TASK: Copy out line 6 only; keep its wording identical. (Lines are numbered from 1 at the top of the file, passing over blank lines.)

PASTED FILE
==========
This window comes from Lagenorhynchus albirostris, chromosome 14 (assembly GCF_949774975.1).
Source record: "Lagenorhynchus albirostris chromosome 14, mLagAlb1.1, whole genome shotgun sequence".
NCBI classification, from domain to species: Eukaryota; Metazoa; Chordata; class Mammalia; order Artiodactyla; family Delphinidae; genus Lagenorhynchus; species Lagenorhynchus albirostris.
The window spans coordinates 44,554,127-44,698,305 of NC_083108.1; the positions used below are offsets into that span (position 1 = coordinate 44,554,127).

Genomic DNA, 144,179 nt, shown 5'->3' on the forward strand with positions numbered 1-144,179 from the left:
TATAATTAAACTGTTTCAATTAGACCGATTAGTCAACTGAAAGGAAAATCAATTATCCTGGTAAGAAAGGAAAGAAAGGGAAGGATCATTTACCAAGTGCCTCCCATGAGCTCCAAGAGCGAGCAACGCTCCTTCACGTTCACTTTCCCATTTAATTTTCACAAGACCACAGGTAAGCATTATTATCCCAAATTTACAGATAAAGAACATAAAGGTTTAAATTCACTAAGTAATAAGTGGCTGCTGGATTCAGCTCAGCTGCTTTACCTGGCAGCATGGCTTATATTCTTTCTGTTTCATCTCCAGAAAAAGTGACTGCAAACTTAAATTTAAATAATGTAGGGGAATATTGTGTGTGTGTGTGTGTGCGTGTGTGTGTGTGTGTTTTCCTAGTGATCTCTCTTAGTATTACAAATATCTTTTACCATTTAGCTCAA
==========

TATAATTAAACTGTTTCAATTAGACCGATTAGTCAACTGAAAGGAAAATCAATTATCCTGGTAAGAAAGGAAAGAAAGGGAAGGATCATTTACCAAGTGCCTCCCATGAGCTCCAAGAGCGAGCAACGCTCCTTCACGTTCACTTTCCCATTTAATTTTCACAAGACCACAGGTAAGCATTATTATCCCAAATTTACAGATAAAGAACATAAAGGTTTAAATTCACTAAGTAATAAGTGGCTGCTGGATTCAGCTCAGCTGCTTTACCTGGCAGCATGGCTTATATTCTTTCTGTTTCATCTCCAGAAAAAGTGACTGCAAACTTAAATTTAAATAATGTAGGGGAATATTGTGTGTGTGTGTGTGTGCGTGTGTGTGTGTGTGTTTTCCTAGTGATCTCTCTTAGTATTACAAATATCTTTTACCATTTAGCTCAA